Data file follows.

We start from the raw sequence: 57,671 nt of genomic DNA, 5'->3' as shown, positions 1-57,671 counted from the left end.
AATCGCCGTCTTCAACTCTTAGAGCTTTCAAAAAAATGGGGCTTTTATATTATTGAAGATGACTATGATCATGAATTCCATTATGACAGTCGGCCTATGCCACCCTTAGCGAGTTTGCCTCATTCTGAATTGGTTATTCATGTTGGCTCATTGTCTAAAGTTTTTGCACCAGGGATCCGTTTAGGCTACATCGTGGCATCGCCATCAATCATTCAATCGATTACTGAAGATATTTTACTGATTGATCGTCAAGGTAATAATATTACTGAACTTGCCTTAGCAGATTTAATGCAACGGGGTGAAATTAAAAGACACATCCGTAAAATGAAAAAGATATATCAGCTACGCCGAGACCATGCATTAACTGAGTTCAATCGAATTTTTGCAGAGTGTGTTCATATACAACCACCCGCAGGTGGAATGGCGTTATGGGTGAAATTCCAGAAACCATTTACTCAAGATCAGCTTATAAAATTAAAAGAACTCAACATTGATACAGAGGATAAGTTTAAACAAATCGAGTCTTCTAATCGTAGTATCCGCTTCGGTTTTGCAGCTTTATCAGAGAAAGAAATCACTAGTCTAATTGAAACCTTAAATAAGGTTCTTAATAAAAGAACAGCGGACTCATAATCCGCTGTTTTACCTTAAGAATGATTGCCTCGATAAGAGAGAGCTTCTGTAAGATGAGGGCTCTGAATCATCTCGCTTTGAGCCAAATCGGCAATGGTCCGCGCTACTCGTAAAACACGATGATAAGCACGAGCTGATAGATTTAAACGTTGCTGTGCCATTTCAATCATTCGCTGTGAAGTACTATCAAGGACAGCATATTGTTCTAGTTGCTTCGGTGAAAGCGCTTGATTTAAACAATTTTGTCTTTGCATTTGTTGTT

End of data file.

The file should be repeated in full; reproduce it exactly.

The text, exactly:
We start from the raw sequence: 57,671 nt of genomic DNA, 5'->3' as shown, positions 1-57,671 counted from the left end.
AATCGCCGTCTTCAACTCTTAGAGCTTTCAAAAAAATGGGGCTTTTATATTATTGAAGATGACTATGATCATGAATTCCATTATGACAGTCGGCCTATGCCACCCTTAGCGAGTTTGCCTCATTCTGAATTGGTTATTCATGTTGGCTCATTGTCTAAAGTTTTTGCACCAGGGATCCGTTTAGGCTACATCGTGGCATCGCCATCAATCATTCAATCGATTACTGAAGATATTTTACTGATTGATCGTCAAGGTAATAATATTACTGAACTTGCCTTAGCAGATTTAATGCAACGGGGTGAAATTAAAAGACACATCCGTAAAATGAAAAAGATATATCAGCTACGCCGAGACCATGCATTAACTGAGTTCAATCGAATTTTTGCAGAGTGTGTTCATATACAACCACCCGCAGGTGGAATGGCGTTATGGGTGAAATTCCAGAAACCATTTACTCAAGATCAGCTTATAAAATTAAAAGAACTCAACATTGATACAGAGGATAAGTTTAAACAAATCGAGTCTTCTAATCGTAGTATCCGCTTCGGTTTTGCAGCTTTATCAGAGAAAGAAATCACTAGTCTAATTGAAACCTTAAATAAGGTTCTTAATAAAAGAACAGCGGACTCATAATCCGCTGTTTTACCTTAAGAATGATTGCCTCGATAAGAGAGAGCTTCTGTAAGATGAGGGCTCTGAATCATCTCGCTTTGAGCCAAATCGGCAATGGTCCGCGCTACTCGTAAAACACGATGATAAGCACGAGCTGATAGATTTAAACGTTGCTGTGCCATTTCAATCATTCGCTGTGAAGTACTATCAAGGACAGCATATTGTTCTAGTTGCTTCGGTGAAAGCGCTTGATTTAAACAATTTTGTCTTTGCATTTGTTGTT